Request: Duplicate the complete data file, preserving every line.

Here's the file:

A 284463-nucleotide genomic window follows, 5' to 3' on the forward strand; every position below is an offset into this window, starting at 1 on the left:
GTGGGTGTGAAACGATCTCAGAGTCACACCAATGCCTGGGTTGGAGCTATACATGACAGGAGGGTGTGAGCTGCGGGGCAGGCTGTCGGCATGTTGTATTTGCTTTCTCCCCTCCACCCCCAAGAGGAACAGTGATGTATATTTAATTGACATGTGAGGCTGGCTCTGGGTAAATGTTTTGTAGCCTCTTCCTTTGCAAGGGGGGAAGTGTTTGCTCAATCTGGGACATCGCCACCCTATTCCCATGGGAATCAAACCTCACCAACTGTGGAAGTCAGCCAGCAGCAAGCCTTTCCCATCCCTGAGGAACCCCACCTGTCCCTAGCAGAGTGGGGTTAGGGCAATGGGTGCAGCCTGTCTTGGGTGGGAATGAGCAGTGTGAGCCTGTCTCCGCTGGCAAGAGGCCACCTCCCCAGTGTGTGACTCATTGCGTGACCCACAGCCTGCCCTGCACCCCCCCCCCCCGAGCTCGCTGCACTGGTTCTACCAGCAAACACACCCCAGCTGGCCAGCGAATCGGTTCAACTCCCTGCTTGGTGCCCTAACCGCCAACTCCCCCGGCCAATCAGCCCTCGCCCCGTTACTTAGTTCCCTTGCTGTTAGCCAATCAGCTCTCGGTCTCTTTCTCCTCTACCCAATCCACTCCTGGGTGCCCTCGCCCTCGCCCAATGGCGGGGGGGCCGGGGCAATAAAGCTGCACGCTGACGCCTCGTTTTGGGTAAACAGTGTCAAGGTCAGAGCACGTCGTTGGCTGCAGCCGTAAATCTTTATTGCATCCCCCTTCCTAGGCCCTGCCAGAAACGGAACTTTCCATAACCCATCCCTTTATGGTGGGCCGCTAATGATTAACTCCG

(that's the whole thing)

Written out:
A 284463-nucleotide genomic window follows, 5' to 3' on the forward strand; every position below is an offset into this window, starting at 1 on the left:
GTGGGTGTGAAACGATCTCAGAGTCACACCAATGCCTGGGTTGGAGCTATACATGACAGGAGGGTGTGAGCTGCGGGGCAGGCTGTCGGCATGTTGTATTTGCTTTCTCCCCTCCACCCCCAAGAGGAACAGTGATGTATATTTAATTGACATGTGAGGCTGGCTCTGGGTAAATGTTTTGTAGCCTCTTCCTTTGCAAGGGGGGAAGTGTTTGCTCAATCTGGGACATCGCCACCCTATTCCCATGGGAATCAAACCTCACCAACTGTGGAAGTCAGCCAGCAGCAAGCCTTTCCCATCCCTGAGGAACCCCACCTGTCCCTAGCAGAGTGGGGTTAGGGCAATGGGTGCAGCCTGTCTTGGGTGGGAATGAGCAGTGTGAGCCTGTCTCCGCTGGCAAGAGGCCACCTCCCCAGTGTGTGACTCATTGCGTGACCCACAGCCTGCCCTGCACCCCCCCCCCCCGAGCTCGCTGCACTGGTTCTACCAGCAAACACACCCCAGCTGGCCAGCGAATCGGTTCAACTCCCTGCTTGGTGCCCTAACCGCCAACTCCCCCGGCCAATCAGCCCTCGCCCCGTTACTTAGTTCCCTTGCTGTTAGCCAATCAGCTCTCGGTCTCTTTCTCCTCTACCCAATCCACTCCTGGGTGCCCTCGCCCTCGCCCAATGGCGGGGGGGCCGGGGCAATAAAGCTGCACGCTGACGCCTCGTTTTGGGTAAACAGTGTCAAGGTCAGAGCACGTCGTTGGCTGCAGCCGTAAATCTTTATTGCATCCCCCTTCCTAGGCCCTGCCAGAAACGGAACTTTCCATAACCCATCCCTTTATGGTGGGCCGCTAATGATTAACTCCG